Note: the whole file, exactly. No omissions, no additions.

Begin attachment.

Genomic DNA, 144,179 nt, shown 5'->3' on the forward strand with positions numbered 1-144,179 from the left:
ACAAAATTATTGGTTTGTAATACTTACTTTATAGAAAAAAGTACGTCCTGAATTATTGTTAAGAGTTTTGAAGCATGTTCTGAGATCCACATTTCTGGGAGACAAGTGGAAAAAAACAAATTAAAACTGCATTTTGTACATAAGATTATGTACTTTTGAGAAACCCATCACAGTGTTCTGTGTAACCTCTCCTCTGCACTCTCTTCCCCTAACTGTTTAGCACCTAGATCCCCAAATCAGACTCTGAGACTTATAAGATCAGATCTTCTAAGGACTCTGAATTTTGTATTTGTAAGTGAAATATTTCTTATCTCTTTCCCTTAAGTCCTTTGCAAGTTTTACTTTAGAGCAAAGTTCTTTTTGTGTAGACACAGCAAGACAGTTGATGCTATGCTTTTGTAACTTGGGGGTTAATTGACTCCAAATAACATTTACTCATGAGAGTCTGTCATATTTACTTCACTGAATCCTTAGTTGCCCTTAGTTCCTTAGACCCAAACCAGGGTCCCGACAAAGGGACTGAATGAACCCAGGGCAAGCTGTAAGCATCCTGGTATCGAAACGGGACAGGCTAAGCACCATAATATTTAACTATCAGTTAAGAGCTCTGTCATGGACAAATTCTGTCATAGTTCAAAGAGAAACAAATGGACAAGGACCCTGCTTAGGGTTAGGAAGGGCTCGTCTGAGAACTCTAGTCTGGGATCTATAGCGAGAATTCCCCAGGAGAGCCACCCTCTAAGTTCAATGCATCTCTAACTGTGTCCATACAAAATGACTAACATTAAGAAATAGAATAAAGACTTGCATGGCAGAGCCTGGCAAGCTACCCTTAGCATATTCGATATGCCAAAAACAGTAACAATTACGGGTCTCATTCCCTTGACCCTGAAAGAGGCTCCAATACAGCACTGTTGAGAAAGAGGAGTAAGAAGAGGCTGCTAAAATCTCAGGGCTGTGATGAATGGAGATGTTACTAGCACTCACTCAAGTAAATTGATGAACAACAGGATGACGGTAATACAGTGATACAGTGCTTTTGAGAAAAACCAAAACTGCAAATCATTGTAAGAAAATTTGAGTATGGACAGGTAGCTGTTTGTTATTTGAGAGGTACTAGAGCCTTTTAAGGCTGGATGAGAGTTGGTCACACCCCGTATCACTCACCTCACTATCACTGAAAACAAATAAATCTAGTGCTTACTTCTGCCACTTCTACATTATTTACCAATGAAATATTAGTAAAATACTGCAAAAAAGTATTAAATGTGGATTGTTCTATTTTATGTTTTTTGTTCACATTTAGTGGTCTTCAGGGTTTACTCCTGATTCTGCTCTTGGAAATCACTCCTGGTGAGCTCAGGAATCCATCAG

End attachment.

Genomic DNA, 144,179 nt, shown 5'->3' on the forward strand with positions numbered 1-144,179 from the left:
ACAAAATTATTGGTTTGTAATACTTACTTTATAGAAAAAAGTACGTCCTGAATTATTGTTAAGAGTTTTGAAGCATGTTCTGAGATCCACATTTCTGGGAGACAAGTGGAAAAAAACAAATTAAAACTGCATTTTGTACATAAGATTATGTACTTTTGAGAAACCCATCACAGTGTTCTGTGTAACCTCTCCTCTGCACTCTCTTCCCCTAACTGTTTAGCACCTAGATCCCCAAATCAGACTCTGAGACTTATAAGATCAGATCTTCTAAGGACTCTGAATTTTGTATTTGTAAGTGAAATATTTCTTATCTCTTTCCCTTAAGTCCTTTGCAAGTTTTACTTTAGAGCAAAGTTCTTTTTGTGTAGACACAGCAAGACAGTTGATGCTATGCTTTTGTAACTTGGGGGTTAATTGACTCCAAATAACATTTACTCATGAGAGTCTGTCATATTTACTTCACTGAATCCTTAGTTGCCCTTAGTTCCTTAGACCCAAACCAGGGTCCCGACAAAGGGACTGAATGAACCCAGGGCAAGCTGTAAGCATCCTGGTATCGAAACGGGACAGGCTAAGCACCATAATATTTAACTATCAGTTAAGAGCTCTGTCATGGACAAATTCTGTCATAGTTCAAAGAGAAACAAATGGACAAGGACCCTGCTTAGGGTTAGGAAGGGCTCGTCTGAGAACTCTAGTCTGGGATCTATAGCGAGAATTCCCCAGGAGAGCCACCCTCTAAGTTCAATGCATCTCTAACTGTGTCCATACAAAATGACTAACATTAAGAAATAGAATAAAGACTTGCATGGCAGAGCCTGGCAAGCTACCCTTAGCATATTCGATATGCCAAAAACAGTAACAATTACGGGTCTCATTCCCTTGACCCTGAAAGAGGCTCCAATACAGCACTGTTGAGAAAGAGGAGTAAGAAGAGGCTGCTAAAATCTCAGGGCTGTGATGAATGGAGATGTTACTAGCACTCACTCAAGTAAATTGATGAACAACAGGATGACGGTAATACAGTGATACAGTGCTTTTGAGAAAAACCAAAACTGCAAATCATTGTAAGAAAATTTGAGTATGGACAGGTAGCTGTTTGTTATTTGAGAGGTACTAGAGCCTTTTAAGGCTGGATGAGAGTTGGTCACACCCCGTATCACTCACCTCACTATCACTGAAAACAAATAAATCTAGTGCTTACTTCTGCCACTTCTACATTATTTACCAATGAAATATTAGTAAAATACTGCAAAAAAGTATTAAATGTGGATTGTTCTATTTTATGTTTTTTGTTCACATTTAGTGGTCTTCAGGGTTTACTCCTGATTCTGCTCTTGGAAATCACTCCTGGTGAGCTCAGGAATCCATCAG